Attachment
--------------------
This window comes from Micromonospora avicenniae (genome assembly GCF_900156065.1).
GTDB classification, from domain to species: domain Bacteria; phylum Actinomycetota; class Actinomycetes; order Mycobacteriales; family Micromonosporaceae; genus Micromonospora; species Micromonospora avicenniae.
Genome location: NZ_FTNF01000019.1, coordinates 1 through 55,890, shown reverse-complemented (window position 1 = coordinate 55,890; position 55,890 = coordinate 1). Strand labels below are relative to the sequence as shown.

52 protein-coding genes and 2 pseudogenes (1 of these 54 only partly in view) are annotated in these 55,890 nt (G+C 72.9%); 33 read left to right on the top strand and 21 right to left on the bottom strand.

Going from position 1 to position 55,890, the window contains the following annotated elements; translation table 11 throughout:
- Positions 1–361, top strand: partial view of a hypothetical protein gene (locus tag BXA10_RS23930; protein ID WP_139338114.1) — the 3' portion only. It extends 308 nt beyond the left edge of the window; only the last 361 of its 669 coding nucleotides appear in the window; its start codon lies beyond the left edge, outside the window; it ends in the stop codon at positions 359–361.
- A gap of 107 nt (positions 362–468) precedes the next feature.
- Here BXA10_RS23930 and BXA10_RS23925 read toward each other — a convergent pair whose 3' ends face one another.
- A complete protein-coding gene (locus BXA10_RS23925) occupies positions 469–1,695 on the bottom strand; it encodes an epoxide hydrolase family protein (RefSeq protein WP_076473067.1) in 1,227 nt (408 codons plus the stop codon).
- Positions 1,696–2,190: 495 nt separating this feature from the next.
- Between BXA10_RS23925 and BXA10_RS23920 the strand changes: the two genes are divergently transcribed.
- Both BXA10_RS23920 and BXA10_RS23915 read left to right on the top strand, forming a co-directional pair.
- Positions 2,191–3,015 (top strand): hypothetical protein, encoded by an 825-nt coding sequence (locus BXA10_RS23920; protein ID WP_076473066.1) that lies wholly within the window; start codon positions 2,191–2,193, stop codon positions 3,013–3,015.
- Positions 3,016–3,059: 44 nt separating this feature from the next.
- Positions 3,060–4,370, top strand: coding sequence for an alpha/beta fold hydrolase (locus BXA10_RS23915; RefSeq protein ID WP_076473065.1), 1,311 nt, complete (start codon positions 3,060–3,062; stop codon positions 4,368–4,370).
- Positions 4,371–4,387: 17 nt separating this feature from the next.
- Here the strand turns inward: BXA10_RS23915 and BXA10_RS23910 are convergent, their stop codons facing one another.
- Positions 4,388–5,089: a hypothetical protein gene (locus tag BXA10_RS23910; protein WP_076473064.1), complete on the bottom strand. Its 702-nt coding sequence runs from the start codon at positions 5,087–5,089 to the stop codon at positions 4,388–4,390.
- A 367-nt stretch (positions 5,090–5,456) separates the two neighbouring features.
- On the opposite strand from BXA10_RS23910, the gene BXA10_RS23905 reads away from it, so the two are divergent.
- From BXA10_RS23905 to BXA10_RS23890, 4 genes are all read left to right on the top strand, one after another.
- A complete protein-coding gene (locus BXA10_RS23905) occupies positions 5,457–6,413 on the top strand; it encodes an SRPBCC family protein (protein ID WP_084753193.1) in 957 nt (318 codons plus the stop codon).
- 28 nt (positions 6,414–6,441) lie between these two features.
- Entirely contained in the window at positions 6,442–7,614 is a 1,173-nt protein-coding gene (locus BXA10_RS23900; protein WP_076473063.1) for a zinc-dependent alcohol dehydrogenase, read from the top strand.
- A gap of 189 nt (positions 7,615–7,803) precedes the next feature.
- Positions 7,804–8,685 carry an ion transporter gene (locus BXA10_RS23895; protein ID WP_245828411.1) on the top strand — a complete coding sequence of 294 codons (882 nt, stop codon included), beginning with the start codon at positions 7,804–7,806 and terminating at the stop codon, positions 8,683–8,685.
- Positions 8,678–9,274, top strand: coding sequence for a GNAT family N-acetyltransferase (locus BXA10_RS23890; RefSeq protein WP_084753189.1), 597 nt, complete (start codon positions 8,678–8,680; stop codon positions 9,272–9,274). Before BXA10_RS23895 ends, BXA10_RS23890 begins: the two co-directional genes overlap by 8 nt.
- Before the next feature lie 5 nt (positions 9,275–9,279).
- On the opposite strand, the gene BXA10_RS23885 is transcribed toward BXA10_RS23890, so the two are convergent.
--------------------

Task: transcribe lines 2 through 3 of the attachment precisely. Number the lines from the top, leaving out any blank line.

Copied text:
GTDB classification, from domain to species: domain Bacteria; phylum Actinomycetota; class Actinomycetes; order Mycobacteriales; family Micromonosporaceae; genus Micromonospora; species Micromonospora avicenniae.
Genome location: NZ_FTNF01000019.1, coordinates 1 through 55,890, shown reverse-complemented (window position 1 = coordinate 55,890; position 55,890 = coordinate 1). Strand labels below are relative to the sequence as shown.